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From the Bureau of Investigative Journalism:
Putin and the $100 million deal that disappeared
Published April 19 2012 By Maeve McClenaghan

Marina Salye looks through the records from her investigation into Putin.

The run-up to the recent Russian presidential elections was fraught with controversy. Several papers reported election-rigging, while protesters complained of repression of political opponents. But questions of corruption are nothing new for President-elect Vladimir Putin.

Putin started his career in the KGB, the secret police service that has since become the FSB. After working for several years in Germany, Putin moved to St Petersburg in 1990. There he left the KGB to enter the world of politics, taking up a number of positions within the city hall.

It was not long before questions began to swirl around Putin.

Food for oil

In 1992, Putin was investigated for a deal he oversaw while an official in the mayor’s office. The deal involved the export of $100m worth of raw materials in exchange for food for the citizens of St Petersburg. The materials were exported, but the food never arrived.

Marine Salye was put in charge of a city council investigation into the deal, and fastidiously kept the documents from that time.

Papers granting export permits to companies involved in the deal appear to show Putin’s signature.

‘The raw materials were shipped abroad but the food didn’t materialise. There’s 100% proof that in this Putin was to blame. As a result in 1992 – when there was no food at all – the city was left with nothing.’ Marine Salye, former city council investigator

Salye told Bureau reporters working for Al Jazeera’s People and Power: ‘The raw materials were shipped abroad but the food didn’t materialise. There’s 100% proof that in this Putin was to blame. As a result in 1992 – when there was no food at all – the city was left with nothing. The evidence I have is as solid as it gets.’

Salye continued: ‘We also found out that Putin – well, his committee – made bartering contacts to get food for the city. He issued licences. And commodities – wood, metal, cotton, heating oil, and oil – flew out of the country.’

The investigation at the time did not turn up any evidence that Putin had personally benefited from the deal.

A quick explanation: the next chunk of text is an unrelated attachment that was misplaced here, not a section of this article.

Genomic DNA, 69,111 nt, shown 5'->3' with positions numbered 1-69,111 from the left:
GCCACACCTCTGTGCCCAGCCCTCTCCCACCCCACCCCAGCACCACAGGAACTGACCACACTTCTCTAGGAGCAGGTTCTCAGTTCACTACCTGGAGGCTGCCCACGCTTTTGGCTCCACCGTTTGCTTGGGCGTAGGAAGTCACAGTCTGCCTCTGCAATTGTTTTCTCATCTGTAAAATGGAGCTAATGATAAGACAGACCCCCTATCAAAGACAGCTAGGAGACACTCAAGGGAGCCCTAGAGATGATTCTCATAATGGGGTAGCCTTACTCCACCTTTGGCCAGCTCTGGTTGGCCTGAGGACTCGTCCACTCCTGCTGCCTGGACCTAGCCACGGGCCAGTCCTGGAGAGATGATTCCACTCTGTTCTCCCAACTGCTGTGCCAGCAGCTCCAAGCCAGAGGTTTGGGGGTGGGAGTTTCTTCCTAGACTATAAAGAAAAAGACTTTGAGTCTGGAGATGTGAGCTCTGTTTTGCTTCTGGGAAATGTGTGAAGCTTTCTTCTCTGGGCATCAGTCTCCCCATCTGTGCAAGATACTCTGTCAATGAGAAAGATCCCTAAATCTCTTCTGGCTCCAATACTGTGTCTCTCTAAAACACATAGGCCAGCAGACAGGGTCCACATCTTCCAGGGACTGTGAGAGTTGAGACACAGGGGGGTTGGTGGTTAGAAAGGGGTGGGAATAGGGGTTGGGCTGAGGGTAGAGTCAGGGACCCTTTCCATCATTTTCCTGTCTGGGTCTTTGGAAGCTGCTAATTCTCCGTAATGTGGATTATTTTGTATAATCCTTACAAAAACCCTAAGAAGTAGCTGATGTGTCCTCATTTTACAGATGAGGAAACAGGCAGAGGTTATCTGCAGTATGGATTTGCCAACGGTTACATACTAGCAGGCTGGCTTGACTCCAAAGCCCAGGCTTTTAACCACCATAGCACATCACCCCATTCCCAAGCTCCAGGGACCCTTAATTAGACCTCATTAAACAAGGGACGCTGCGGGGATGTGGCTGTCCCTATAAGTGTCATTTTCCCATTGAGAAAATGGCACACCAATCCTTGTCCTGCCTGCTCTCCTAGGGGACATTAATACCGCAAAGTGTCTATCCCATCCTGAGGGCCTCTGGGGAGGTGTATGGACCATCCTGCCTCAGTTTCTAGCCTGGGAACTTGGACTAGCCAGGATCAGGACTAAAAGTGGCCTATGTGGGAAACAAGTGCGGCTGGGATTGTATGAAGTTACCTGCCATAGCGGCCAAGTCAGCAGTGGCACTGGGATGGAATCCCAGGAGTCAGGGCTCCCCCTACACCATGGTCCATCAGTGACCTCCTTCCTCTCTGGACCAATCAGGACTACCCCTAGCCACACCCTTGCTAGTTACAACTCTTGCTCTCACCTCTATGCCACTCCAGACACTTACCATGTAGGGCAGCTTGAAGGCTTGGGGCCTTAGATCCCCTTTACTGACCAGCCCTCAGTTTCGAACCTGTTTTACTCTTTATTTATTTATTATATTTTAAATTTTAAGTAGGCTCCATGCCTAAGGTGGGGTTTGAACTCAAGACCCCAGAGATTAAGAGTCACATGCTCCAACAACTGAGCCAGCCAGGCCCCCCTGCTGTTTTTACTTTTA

The Kremlin denies Putin ever signed the documents.

Salye died of natural causes weeks after talking to the Bureau.

Twentieth Trust


Putin moved on from the oil for food scandal, rising through the ranks and being elected president in 2000, after serving in the role for several months following the resignation of Boris Yeltsin.

Despite his rise, rumours continued to bug the politician.

In June 1999, as Putin prepared for the role of first deputy prime minister, a criminal case was opened looking into his past.

Lt. Col. Andrei Zykov, a former senior investigator at the Russian Interior Ministry, was put in charge of criminal case number 144 128.

Zykov was given the task of investigating a construction company, Twentieth Trust. Officials suspected the company had been used to siphon money from St Petersburg’s city budget in the early 1990s, when Putin worked in the city office.

‘We investigated and found out that the Twentieth Trust corporation built a house for Vladimir Vladimirovich Putin on the shores of Lake Komsomolskoye, as well as a villa in Spain’
Lt. Col. Andrei Zykov, a former  investigator, Russian Interior Ministry

The company continued to receive government funding despite being in debt.

Zykov told the Bureau, ‘The question was, why? A corporation shouldn’t receive any public money if it is in debt. But it was getting more and more funding. The answer is they were bribing the St Petersburg mayor’s office.’

Unlike Salye’s investigation, Zykov feels Putin did personally benefit from the scheme.
He alleges: ‘We investigated and found out that the Twentieth Trust corporation built a house for Vladimir Vladimirovich Putin on the shores of Lake Komsomolskoye, as well as a villa in Spain,’ said Zykov. Putin’s dacha compound on the banks of the lake was set up by Putin and colleagues in 1996.
However, in 2000, Russia’s prosecutor general shut the investigation down on the grounds of ‘insufficient proof’. Zykov was fired a year and half later.

We asked the Kremlin to respond to Zykov’s claims. It declined to do so.
This work is licensed under a Creative Commons Attribution-NonCommercial-NoDerivs 3.0 Unported License
.” https://www.thebureauinvestigates.com/stories/2012-04-19/putin-and-the-100-million-deal-that-disappeared